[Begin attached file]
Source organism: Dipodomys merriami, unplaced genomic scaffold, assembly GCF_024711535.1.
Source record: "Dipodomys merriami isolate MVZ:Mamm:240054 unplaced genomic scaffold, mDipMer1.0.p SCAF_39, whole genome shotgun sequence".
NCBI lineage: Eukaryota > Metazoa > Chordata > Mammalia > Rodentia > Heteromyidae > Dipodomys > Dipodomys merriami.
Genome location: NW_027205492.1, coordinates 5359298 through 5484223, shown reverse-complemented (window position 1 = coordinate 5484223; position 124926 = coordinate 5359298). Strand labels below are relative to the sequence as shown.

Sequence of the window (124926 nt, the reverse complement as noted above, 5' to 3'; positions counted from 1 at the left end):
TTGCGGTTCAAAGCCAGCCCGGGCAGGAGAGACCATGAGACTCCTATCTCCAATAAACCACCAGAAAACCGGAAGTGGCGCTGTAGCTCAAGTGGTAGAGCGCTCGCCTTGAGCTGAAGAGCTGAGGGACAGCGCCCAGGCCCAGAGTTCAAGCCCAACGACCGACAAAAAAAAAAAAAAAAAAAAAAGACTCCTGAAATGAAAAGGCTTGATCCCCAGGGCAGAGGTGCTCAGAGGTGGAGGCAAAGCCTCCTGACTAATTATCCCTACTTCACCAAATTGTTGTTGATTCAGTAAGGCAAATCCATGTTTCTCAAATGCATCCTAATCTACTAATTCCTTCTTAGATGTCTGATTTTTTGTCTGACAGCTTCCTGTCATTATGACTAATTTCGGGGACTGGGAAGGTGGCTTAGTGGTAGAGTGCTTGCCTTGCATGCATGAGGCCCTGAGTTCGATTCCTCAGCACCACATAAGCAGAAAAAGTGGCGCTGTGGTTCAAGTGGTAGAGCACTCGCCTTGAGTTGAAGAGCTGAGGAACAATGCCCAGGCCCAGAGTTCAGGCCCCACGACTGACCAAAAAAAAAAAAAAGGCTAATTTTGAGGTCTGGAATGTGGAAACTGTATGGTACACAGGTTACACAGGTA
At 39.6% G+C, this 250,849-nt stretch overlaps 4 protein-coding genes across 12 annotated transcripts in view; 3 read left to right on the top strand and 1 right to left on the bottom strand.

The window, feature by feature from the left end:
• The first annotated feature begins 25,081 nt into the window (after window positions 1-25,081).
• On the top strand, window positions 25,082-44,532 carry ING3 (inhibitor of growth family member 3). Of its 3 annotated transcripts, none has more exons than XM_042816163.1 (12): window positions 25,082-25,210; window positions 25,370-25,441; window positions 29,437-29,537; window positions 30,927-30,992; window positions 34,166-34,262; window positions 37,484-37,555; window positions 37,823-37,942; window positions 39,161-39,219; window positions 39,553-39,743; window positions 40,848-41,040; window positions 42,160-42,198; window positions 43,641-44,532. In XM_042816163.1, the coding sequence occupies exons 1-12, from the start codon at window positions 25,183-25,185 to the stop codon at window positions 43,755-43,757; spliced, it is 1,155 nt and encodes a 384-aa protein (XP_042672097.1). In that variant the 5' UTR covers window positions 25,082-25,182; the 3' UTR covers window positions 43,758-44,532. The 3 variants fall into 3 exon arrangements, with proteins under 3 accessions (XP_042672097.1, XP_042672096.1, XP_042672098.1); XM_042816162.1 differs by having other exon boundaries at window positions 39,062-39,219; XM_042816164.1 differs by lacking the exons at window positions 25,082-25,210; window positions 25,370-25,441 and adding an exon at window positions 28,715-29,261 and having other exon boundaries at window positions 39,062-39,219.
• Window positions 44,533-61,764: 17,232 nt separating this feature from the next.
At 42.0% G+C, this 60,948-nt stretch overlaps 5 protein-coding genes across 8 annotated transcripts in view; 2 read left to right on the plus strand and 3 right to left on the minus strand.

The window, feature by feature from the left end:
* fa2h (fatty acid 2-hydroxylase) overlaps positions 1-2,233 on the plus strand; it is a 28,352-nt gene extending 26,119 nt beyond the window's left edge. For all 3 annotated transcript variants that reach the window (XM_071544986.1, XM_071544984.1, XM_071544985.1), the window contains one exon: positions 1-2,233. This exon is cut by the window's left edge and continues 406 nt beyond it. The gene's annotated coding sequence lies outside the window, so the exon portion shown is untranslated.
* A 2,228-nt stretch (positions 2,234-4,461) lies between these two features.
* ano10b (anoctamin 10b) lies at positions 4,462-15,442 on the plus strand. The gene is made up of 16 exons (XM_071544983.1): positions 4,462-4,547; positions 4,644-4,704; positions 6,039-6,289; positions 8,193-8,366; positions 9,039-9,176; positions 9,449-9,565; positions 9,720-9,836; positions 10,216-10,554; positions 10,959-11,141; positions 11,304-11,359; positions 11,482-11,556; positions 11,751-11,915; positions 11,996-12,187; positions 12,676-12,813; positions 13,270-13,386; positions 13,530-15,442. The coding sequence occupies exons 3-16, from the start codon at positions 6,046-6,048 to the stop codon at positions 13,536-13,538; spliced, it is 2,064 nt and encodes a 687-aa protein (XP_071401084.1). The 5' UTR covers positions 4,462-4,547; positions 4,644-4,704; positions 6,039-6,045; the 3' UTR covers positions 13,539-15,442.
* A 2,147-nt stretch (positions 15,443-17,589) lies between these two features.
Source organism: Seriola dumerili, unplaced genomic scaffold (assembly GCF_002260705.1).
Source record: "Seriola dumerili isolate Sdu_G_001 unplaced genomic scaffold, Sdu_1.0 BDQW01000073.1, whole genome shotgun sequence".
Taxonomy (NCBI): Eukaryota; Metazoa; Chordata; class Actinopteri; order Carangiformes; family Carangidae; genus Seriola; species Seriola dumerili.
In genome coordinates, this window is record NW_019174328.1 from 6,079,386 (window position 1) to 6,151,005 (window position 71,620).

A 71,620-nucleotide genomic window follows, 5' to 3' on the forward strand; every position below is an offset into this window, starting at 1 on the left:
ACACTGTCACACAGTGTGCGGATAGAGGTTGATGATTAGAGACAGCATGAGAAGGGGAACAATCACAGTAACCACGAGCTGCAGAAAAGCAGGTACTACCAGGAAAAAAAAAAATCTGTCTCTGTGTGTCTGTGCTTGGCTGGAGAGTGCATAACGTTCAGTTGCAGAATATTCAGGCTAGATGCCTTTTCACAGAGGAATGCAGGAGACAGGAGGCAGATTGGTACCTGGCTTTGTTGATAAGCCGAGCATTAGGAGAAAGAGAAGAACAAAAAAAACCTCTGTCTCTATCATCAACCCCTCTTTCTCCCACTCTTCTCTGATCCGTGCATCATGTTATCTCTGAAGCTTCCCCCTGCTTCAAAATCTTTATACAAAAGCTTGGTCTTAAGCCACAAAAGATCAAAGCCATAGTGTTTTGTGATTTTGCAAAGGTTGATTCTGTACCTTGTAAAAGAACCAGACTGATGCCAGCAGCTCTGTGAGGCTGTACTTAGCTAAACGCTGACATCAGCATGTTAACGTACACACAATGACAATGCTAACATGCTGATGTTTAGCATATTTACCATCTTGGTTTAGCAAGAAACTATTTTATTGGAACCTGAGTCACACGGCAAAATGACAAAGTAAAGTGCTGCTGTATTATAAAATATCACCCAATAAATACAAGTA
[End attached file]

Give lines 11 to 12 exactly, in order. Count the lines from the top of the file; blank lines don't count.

• Window positions 44,533-61,764: 17,232 nt separating this feature from the next.
At 42.0% G+C, this 60,948-nt stretch overlaps 5 protein-coding genes across 8 annotated transcripts in view; 2 read left to right on the plus strand and 3 right to left on the minus strand.